A type of retina cell plays a more critical role in vision than previously known, a team led by Johns Hopkins University researchers has discovered.
Recent news from The Johns Hopkins University
This section contains regularly updated highlights of the news from around The Johns Hopkins University. Links to the complete news reports from the nine schools, the Applied Physics Laboratory and other centers and institutes are to the left, as are links to help news media contact the Johns Hopkins communications offices.
The old adage “Looks can be deceiving” certainly rings true when it comes to people. But it is also accurate when describing special, light-sensing cells in the eye, according to a Johns Hopkins University biologist. In a study recently published in Nature, a team led by Samer Hattar of the Department of Biology at the Krieger School of Arts and Sciences and Tudor Badea at the National Eye Institute found that these cells, which were thought to be identical and responsible for both setting the body’s circadian rhythm and the pupil’s reaction to light and darkness, are actually two different cells, each responsible for one of those tasks.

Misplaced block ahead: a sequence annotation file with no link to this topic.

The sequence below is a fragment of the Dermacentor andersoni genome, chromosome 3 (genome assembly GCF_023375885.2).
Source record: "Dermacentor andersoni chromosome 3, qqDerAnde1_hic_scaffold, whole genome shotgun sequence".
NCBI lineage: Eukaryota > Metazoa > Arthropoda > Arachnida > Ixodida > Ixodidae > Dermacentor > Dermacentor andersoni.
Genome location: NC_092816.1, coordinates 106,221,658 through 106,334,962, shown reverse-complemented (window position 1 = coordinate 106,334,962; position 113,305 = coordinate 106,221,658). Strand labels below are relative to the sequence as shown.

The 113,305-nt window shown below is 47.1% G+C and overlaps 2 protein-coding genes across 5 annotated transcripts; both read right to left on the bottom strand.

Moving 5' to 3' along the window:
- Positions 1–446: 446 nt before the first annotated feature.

It would make the perfect question for the popular television show “Are You Smarter than a 5th Grader:” What parts of the eye allow us to see? The conventional wisdom: rods and cones. The human retina contains about 120 million rods, which detect light and darkness, shape and movement, and about 7 million cones, which in addition detect color. Without them, or so we are taught, our eyesight simply would not exist. But that might not be true, according to a study — published July 15 in the journal Neuron and led by Johns Hopkins biologist Samer Hattar — that provides new hope to people who have severe vision impairments or who are blind.